Dozens of world leaders including Muslim and Jewish statesmen linked arms leading hundreds of thousands of French citizens in an unprecedented march under high security to pay tribute to victims of Islamist militant attacks .
President Francois Hollande and leaders from Germany, Italy, Israel, Turkey, Britain and the Palestinian territories among others, moved off from the central Place de la Republique ahead of a sea of French and other flags. Giant letters attached to a statue in the square spelt out the word Pourquoi?” (Why?) and small groups sang the “La Marseillaise” national anthem.
Some 2,200 police and soldiers patrolled Paris streets to protect marchers from would-be attackers, with police snipers on rooftops and plain-clothes detectives mingling with the crowd. City sewers were searched ahead of the vigil and underground train stations around the march route are due to be closed down.
The march – which may prove the largest seen in modern times through Paris – reflected shock over the worst militant Islamist assault on a European city in nine years. For France, it raised questions of free speech, religion and security, and beyond French frontiers it exposed the vulnerability of states to urban attacks.
Two of the gunmen had declared allegiance to al Qaeda in Yemen and a third to the militant Islamic State.
“Paris is today the capital of the world. Our entire country will rise up and show its best side,” said President Hollande in a statement.
Seventeen people, including journalists and police, were killed in three days of violence that began with a shooting attack on the weekly Charlie Hebdo known for its satirical attacks on Islam and other religions as well as politicians. It ended on Friday with a hostage-taking at a Jewish deli in which four hostages and the gunman were killed.
Overnight, an illuminated sign on the Arc de Triomphe read: “Paris est Charlie” (“Paris is Charlie”).
Several London landmarks including Tower Bridge were due to be lit up in the red white and blue colours of the French national flag in a show of support for the event in Paris. Fifty-seven people were killed in an Islamist militant attack on London’s transport system in 2005.
Hours before the march, a video emerged featuring a man resembling the gunman killed in the kosher deli. He pledged allegiance to the Islamic State insurgent group and urged French Muslims to follow his example.
“We’re not going to let a little gang of hoodlums run our lives,” said Fanny Appelbaum, 75, who said she lost two sisters and a brother in the Nazi concentration camp at Auschwitz. “Today, we are all one.”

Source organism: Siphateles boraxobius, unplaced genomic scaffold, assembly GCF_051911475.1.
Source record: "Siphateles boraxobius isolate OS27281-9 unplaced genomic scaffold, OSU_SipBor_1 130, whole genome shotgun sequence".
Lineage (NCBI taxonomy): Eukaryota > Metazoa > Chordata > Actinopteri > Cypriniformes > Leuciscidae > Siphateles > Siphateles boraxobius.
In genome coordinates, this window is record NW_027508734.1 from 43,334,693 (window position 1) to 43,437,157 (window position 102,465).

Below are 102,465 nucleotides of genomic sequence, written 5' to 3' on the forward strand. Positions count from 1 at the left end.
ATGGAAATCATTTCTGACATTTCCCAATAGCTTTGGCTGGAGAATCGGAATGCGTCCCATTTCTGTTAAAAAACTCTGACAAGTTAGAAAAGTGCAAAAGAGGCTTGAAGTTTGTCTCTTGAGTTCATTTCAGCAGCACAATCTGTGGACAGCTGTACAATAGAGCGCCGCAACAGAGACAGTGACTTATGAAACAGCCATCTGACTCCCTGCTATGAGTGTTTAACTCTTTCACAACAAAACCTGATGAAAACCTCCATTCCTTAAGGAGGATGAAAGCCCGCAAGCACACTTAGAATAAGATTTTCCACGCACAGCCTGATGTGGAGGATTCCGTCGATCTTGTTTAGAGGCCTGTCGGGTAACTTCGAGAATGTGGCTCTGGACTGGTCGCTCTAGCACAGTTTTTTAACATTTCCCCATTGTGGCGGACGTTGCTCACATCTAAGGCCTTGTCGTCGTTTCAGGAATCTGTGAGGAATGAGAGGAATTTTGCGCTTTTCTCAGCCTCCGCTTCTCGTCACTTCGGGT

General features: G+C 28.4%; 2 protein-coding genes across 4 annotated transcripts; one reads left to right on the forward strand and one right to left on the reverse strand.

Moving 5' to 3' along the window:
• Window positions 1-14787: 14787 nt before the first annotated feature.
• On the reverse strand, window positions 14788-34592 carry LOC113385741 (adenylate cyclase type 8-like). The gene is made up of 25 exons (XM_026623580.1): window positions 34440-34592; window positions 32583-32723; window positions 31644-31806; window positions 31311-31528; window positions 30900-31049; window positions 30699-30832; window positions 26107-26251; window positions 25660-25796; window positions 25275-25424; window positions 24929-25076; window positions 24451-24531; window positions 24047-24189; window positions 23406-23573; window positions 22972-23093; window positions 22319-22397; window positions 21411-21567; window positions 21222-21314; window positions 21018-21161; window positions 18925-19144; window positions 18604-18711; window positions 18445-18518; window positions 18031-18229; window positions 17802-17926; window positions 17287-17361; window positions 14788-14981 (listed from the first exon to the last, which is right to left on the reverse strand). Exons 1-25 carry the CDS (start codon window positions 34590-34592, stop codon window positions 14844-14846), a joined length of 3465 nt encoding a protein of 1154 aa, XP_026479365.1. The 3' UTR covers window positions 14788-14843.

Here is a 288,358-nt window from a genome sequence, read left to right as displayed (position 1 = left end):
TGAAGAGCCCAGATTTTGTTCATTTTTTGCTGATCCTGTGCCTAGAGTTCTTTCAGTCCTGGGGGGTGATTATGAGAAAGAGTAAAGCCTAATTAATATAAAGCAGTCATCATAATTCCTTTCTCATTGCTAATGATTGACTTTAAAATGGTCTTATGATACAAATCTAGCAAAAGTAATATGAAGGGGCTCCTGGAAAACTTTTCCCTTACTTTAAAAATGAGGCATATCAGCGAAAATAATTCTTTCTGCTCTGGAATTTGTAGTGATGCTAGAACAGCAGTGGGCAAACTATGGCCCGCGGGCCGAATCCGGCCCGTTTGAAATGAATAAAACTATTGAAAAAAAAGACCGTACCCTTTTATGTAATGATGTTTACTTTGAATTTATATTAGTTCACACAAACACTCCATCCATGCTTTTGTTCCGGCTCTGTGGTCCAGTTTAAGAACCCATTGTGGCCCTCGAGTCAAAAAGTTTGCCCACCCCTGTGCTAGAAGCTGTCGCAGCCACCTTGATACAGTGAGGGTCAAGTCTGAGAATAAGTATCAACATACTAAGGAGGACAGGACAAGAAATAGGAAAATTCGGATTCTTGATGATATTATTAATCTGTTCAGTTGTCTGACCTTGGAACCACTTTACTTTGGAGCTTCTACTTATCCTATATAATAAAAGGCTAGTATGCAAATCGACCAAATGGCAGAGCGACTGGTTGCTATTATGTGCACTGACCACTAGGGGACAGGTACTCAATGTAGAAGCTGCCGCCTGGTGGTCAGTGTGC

Zakaria Moumni, a 34-year-old Franco-Moroccan draped in the French flag, agreed: “I am here to show the terrorists they have not won – it is bringing people together of all religions.”
Among many children brought along to the march, Loris Peres, 12, said: “For me this is paying respect to your loved ones, it’s like family.”
German Chancellor Angela Merkel, British Prime Minister David Cameron and Italy Prime Minister Matteo Renzi were among 44 foreign leaders marching with Hollande. UN. Secretary-General Ban Ki-moon, Israel’s Benjamin Netanyahu – who earlier encouraged French Jews to emigrate to Israel – and Palestinian President Mahmoud Abbas were also present.
Immediately to Hollande’s left, walked Merkel and to his right Malian President Ibrahim Boubacar Keita. France has provided troops to help fight Islamist rebels there.
In a rare public display of emotion by two major-power leaders, cameras showed Hollande embracing Merkel, her eyes shut and forehead resting on his cheek, on the steps of the Elysee before they headed off to march.
After world leaders left the march, Hollande stayed to greet survivors of the Charlie Hebdo attack and their families.
While there has been widespread solidarity with the victims, there have been dissenting voices. French social media have carried comments from those uneasy with the “Je skis Charlie” slogan interpreted as freedom of expression at all cost. Others suggest there was hypocrisy in world leaders whose countries have repressive media laws attending the march.
Twelve people were killed in Wednesday’s initial attack on Charlie Hebdo, a journal know for satirising religions and politicians. The attackers, two French-born brothers of Algerian origin, singled out the weekly for its publication of cartoons depicting and ridiculing the Prophet Mohammad.
All three gunmen were killed in what local commentators have called “France’s 9/11”, a reference to the September 2001 attacks on US targets by al-Qaeda.